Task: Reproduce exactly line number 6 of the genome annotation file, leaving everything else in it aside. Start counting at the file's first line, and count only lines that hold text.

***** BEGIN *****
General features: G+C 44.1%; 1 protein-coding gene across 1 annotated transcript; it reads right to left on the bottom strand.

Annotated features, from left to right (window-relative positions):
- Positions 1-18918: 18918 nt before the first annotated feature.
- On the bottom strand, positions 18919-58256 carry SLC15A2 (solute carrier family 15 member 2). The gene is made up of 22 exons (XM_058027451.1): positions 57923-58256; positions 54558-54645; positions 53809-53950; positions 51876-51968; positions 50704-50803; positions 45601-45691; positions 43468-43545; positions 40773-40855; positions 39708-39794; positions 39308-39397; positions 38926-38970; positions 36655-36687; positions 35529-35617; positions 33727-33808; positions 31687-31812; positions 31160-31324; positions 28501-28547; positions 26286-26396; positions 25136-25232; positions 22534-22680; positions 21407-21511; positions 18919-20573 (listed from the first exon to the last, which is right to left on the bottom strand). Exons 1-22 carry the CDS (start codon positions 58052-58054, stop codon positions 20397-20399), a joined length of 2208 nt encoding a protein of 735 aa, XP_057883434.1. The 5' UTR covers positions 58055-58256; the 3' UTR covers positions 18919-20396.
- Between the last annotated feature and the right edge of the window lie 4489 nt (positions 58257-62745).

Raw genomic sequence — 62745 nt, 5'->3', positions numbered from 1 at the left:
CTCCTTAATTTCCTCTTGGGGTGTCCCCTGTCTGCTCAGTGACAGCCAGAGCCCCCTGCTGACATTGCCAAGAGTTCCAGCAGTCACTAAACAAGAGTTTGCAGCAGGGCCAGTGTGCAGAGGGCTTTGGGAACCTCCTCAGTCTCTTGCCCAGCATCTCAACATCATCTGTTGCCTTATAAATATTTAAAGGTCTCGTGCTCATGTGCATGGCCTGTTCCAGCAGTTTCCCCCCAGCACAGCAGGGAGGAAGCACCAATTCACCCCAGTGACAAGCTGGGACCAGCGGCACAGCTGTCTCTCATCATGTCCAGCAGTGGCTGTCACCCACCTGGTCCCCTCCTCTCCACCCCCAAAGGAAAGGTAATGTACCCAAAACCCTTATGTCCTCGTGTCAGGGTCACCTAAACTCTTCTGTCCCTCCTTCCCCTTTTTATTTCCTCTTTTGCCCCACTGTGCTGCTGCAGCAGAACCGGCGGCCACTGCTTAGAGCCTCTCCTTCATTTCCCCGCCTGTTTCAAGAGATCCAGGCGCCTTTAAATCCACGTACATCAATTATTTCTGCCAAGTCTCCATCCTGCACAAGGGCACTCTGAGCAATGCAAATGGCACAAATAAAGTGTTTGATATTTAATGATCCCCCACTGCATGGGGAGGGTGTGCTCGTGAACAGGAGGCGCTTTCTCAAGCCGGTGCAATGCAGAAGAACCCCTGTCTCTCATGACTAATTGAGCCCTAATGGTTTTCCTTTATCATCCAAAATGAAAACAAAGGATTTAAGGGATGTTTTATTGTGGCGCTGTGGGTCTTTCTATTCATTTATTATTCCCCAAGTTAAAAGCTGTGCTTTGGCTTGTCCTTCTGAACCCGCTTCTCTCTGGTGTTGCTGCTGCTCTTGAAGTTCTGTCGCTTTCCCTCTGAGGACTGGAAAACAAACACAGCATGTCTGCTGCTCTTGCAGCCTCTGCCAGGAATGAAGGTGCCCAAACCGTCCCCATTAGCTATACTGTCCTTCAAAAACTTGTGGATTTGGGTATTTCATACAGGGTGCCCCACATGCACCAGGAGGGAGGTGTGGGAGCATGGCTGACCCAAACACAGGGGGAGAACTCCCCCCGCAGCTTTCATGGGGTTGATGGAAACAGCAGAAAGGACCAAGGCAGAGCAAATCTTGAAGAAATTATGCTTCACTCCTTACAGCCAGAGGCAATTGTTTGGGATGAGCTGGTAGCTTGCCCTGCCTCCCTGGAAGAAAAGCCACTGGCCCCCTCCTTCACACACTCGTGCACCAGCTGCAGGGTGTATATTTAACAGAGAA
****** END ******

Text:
Raw genomic sequence — 62745 nt, 5'->3', positions numbered from 1 at the left: